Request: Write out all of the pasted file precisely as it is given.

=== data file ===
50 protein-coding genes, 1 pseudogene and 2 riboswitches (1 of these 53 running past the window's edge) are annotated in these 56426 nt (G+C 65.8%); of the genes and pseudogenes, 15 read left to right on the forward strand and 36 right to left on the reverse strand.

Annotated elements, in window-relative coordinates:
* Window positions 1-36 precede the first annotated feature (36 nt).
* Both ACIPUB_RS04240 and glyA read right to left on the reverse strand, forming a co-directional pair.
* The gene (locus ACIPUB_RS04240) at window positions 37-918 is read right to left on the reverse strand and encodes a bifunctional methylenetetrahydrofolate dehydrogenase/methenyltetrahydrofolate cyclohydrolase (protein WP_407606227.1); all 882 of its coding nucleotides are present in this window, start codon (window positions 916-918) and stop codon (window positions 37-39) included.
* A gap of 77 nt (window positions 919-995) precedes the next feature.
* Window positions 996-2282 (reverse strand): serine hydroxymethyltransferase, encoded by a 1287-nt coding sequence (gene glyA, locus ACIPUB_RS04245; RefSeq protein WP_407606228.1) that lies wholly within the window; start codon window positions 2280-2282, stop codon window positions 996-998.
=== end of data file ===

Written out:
50 protein-coding genes, 1 pseudogene and 2 riboswitches (1 of these 53 running past the window's edge) are annotated in these 56426 nt (G+C 65.8%); of the genes and pseudogenes, 15 read left to right on the forward strand and 36 right to left on the reverse strand.

Annotated elements, in window-relative coordinates:
* Window positions 1-36 precede the first annotated feature (36 nt).
* Both ACIPUB_RS04240 and glyA read right to left on the reverse strand, forming a co-directional pair.
* The gene (locus ACIPUB_RS04240) at window positions 37-918 is read right to left on the reverse strand and encodes a bifunctional methylenetetrahydrofolate dehydrogenase/methenyltetrahydrofolate cyclohydrolase (protein WP_407606227.1); all 882 of its coding nucleotides are present in this window, start codon (window positions 916-918) and stop codon (window positions 37-39) included.
* A gap of 77 nt (window positions 919-995) precedes the next feature.
* Window positions 996-2282 (reverse strand): serine hydroxymethyltransferase, encoded by a 1287-nt coding sequence (gene glyA, locus ACIPUB_RS04245; RefSeq protein WP_407606228.1) that lies wholly within the window; start codon window positions 2280-2282, stop codon window positions 996-998.